CA awards nearly $17 million for Youth Substance Use Prevention

By SDCN Editor

Sacramento, CA–California Tuesday awarded nearly $17 million to 44 community-based and tribal organizations to develop and increase substance use disorder prevention services through civic engagement and culturally competent programs. 

The awards are part of Elevate Youth California, a statewide Department of Health Care Services program addressing substance use disorder. The investments will help grassroots community-based and tribal organizations develop substance use prevention services for young people living in communities disproportionately impacted by the war on drugs.

“California is committed to reaching young people struggling with substance use and mental health challenges where they are, with the resources they need to get healthy,” said Governor Gavin Newsom. “We’re investing in our community partners who work day in and day out to help vulnerable youth access the quality, culturally-competent services they need and deserve.”

“Youth substance use and mental health challenges are at an all-time high in California, especially for youth of color and 2S/LGBTQ+ youth,” said Department of Health Care Services Director Michelle Baass. “Through Elevate Youth California, Department of Health Care Services continues to provide safe spaces where youth have an equitable opportunity to receive behavioral health prevention services.”

These awards are part of a larger effort by the Health Care Services to strengthen California’s health and human services prevention programs. Elevate Youth California provides services-funded grants to grassroots community-based and tribal organizations that will:

  • Empower youth to create policy and systems change through civic engagement.
  • Implement culturally and linguistically proficient youth development, peer support, and mentoring programs that are healing-centered and trauma-informed.
  • Prioritize harm reduction and public health solutions that create resiliency and prevent substance use disorder.

“The Elevate Youth California capacity building grant is crucial to furthering our efforts to support Native youth in the Oakland Unified School District,” said Mary Trimble Norris, executive director of the American Indian Child Resource Center. “This funding broadens our organization’s reach and substance prevention efforts that will support youth well-being. Our goal is to build equity and youth activism in schools through heritage gardens that honor the lived experiences of Native youth and preserve culture and traditional healing practices.”

The Health Care Services also released a Request for Application for $714,000 for the Tribal Local Opioid Coalition for project activities from June 2, 2023, through June 20, 2024. The coalition works to address the opioid crisis in California tribal communities through multisector, interagency partnerships of community members, stakeholders, and service providers working together to reduce and eliminate the impacts of opioid and stimulant use in tribal communities.

The Tribal Local Opioid Coalition project is funded by the State Opioid Response III grant awarded by the Substance Abuse and Mental Health Services Administration. It is part of Health Care Services’ broader efforts to address substance use disorders, collectively known as the California Medication Assisted Treatment Expansion Project, to increase access to the project, reduce unmet treatment needs, and reduce opioid overdose-related deaths through the provision of prevention, treatment, and recovery activities. The treatment is the use of medications in combination with counseling and behavioral therapies, which is effective in the treatment of opioid use disorders and can help some people sustain recovery.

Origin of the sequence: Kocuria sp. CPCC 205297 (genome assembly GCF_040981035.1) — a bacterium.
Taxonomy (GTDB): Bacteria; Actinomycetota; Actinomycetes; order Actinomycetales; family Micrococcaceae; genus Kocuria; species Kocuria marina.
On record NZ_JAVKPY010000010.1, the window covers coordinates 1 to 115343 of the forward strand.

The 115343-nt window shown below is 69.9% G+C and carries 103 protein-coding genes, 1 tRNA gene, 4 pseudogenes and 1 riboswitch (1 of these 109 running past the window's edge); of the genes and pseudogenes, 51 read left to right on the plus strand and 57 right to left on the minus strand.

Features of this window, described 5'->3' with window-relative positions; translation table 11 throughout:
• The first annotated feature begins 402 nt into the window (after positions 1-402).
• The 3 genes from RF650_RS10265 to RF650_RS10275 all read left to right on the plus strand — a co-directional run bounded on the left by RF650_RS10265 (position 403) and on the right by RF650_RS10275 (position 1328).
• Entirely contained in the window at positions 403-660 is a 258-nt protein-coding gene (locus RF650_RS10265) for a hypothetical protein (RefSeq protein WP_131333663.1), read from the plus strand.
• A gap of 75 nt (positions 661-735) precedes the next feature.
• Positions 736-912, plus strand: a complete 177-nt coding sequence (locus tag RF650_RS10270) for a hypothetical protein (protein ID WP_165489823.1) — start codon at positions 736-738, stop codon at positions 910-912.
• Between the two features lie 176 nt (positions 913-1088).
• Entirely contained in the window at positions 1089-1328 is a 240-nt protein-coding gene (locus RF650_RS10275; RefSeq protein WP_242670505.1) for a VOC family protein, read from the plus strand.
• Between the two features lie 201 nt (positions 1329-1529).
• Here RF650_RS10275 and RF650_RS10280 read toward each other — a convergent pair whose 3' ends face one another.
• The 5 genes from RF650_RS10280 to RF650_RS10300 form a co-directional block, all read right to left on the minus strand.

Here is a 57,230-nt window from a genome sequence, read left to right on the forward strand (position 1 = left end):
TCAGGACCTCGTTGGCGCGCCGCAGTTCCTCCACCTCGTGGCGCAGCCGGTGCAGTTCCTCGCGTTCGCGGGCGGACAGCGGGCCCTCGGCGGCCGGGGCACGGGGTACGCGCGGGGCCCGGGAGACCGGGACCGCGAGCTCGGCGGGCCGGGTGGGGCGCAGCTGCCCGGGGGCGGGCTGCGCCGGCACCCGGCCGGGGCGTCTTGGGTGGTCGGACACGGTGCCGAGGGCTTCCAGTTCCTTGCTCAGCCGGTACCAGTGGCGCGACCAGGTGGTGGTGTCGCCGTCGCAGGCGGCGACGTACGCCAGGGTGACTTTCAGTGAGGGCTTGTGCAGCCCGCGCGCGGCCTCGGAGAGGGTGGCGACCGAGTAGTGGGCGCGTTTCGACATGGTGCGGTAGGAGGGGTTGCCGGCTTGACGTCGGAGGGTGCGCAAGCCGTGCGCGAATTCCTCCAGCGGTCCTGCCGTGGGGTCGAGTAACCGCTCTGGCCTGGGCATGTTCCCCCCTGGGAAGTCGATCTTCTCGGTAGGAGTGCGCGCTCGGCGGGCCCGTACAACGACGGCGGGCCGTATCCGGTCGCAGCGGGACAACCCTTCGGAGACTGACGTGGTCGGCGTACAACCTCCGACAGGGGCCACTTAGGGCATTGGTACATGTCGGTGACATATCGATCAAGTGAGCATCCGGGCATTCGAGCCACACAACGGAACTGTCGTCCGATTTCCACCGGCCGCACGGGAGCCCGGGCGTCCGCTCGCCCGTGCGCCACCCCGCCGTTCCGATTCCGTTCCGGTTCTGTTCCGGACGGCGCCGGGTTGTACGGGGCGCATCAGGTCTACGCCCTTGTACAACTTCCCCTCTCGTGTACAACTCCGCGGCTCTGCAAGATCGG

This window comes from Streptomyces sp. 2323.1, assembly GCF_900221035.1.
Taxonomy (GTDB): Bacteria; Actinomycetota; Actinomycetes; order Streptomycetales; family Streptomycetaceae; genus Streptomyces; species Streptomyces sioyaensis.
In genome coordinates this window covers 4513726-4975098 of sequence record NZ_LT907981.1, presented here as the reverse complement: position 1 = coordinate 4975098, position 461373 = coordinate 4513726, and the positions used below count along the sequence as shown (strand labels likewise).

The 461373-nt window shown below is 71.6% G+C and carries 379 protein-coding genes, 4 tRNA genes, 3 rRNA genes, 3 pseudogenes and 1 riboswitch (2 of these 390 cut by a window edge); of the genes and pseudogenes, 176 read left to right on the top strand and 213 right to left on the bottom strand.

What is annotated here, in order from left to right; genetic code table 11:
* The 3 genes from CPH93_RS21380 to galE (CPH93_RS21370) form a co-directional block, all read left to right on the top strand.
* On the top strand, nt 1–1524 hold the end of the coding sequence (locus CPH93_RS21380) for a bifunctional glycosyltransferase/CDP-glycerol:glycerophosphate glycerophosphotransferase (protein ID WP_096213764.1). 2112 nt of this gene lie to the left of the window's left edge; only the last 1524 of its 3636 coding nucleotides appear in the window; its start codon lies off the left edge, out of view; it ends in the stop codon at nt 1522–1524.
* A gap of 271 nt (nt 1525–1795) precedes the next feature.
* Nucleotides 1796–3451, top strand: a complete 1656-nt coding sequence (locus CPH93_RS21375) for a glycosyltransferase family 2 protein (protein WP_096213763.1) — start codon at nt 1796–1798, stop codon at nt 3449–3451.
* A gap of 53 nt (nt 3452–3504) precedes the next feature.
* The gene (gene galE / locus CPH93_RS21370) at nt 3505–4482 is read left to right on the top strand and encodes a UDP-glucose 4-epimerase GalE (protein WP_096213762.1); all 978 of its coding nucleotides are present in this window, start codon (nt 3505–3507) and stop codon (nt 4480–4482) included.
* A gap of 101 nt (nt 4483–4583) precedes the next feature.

Elevate Youth California will grant up to $400,000 to each organization focused on substance use prevention to strengthen its operational, programmatic, financial, or organizational infrastructure. 

Since 2020, the Department of Health Care Services has awarded nearly $206 million through 290 grant awards. In fiscal year 2022-23, the agency has invested more than $139.9 million in funding to support statewide prevention programs, with approximately $58.8 million in primary prevention funding allocated to county behavioral health agencies through the Substance Abuse Prevention and Treatment Block Grant, $3.8 million in funding to support statewide implementation of the California Friday Night Live program, and $76.3 million allocated in local assistance funds from Proposition 64 to support Elevate Youth California. 

“This funding is a dream come true for our organization. The opportunity to receive this capacity-building funding to deepen our work and spread love, power, and care to our amazing young Black women and femmes across the Sacramento region will elevate our behavioral health prevention services,” said Nakeya Bell, Executive Director of SistaBees, a behavioral health prevention provider fiscally sponsored by the East Bay Asian Youth Center. “We look forward to cultivating safe spaces for young Black women and femmes to learn, heal, and lead in their communities.”

Newsom has invested more than $1 billion to crack down on opioid trafficking and enforce the law, combat overdoses, support those with opioid use disorder, and raise awareness about the dangers of opioids.



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